Can Playing Video Games Improve Attention and Focus?
By: Lewis S. Odell, Ph.D.
Lewis Odell, Ph.D. is the Founder and President of LearningWorks for Kids, an educational technology company that specializes in using video games and interactive digital media to teach executive-functioning and academic skills. For the past 25 years, Dr. Odell has also been the Clinical Director and President of South County Child and Family Consultants, a multidisciplinary group of private practitioners that specializes in assessment and interventions for children with learning disorders and attention difficulties.
Parents of children with ADHD often face a dilemma when it comes to letting their children play video games. On the one hand, it may be one of the few areas where the children intently focus on an activity, report a sense of accomplishment, and sustain their persistence toward achieving a goal. Conversely, video games can become the primary interest for children with ADHD, and it can be extremely difficult to get them to transition from playing a video game to participating in other activities.
On the upside, video games exercise many of the cognitive skills that help children with ADHD to pay attention and stay on task, such as the immediacy of feedback and the capacity to match challenges to a child’s current expertise. Because video games, apps, and other technologies engage the sustained attention and focus of these children, they can be powerful tools for learning. But unless you know how to choose the best games, limit them appropriately, and find ways to transfer game-based skills into real-world skills, playing video games is unlikely to be very helpful for your child.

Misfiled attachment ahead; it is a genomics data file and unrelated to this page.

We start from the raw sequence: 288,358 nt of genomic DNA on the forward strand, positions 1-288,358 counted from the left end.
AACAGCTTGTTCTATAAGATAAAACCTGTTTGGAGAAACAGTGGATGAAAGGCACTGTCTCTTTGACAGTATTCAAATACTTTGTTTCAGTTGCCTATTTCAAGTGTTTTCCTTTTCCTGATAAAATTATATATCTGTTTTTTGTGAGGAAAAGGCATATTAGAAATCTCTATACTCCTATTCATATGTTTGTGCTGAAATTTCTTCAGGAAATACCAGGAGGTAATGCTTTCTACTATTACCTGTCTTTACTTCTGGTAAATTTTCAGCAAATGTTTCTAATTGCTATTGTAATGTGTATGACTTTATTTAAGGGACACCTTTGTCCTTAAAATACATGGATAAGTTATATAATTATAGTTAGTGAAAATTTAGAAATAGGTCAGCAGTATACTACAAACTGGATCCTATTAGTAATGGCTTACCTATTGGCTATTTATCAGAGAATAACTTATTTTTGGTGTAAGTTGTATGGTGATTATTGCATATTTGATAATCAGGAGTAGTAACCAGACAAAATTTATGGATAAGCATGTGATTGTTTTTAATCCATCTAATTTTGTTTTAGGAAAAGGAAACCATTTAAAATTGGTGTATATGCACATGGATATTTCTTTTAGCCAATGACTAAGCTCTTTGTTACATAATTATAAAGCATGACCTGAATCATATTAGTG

The following are some researched-based, creative strategies that can help you to get the most out of your child’s interest in video games:
Play active games.
Choose games such as Kinect Sports Season Two: Tennis. Many games with the new video game consoles require the use of physical exercise and movement. Research shows that physical activity can affect brain chemistry in a positive way, boosting children’s capacity for focus and working memory through the production of BDNF (brain-derived neurotrophic factors), proteins in the brain that can help enhance memory and attention. Consider having your child play these games before he does his homework to increase his ability to attend and focus after gameplay.
Set meaningful limits on the amount of time your kids are involved with digital technologies.
A good rule of thumb for children with ADHD is:
Preschoolers: limited and supervised time only
Elementary school students: 1 – 1.5 hours per day, including television time
Middle school students: 1.5 – 2 hours per day, including television and cell-phone time
High school students: 2 – 2.5 hours per day, with negotiation based upon the use of technology for academic needs
Provide a diverse selection of apps and digital technologies.
If your child loves video games, she might also like to master apps such as Evernote, Dragon Dictation, or Google Drive that could help her with school and attention issues. These types of apps are particularly helpful for children who have problems with organization, planning, or time management skills.
Play action video games.
Games that involve fast-paced decision making such as Plants vs. Zombies 2 have been demonstrated to improve selective attention and the capacity to identify relevant and important details.
Educate yourself about how to choose and use popular technologies.
Websites such as LearningWorks for Kids and Common Sense Media can help you identify the best games and apps to improve executive functions for your child with ADHD.
Learn more about Dr. Odell:
Dr. Odell is the author of numerous essays on the use of digital technologies for improving executive-functioning skills in children in which he has developed concepts such as “play diets” and “engamement” to help parents and teachers understand the impact of digital technologies on children. He is the author of Train Your Brain for Success: A Teenager’s Guide to Executive Functions and Playing Smarter in a Digital World: A Guide to Choosing and Using Popular Video Games and Apps to Improve Executive Functioning in Children and Teens.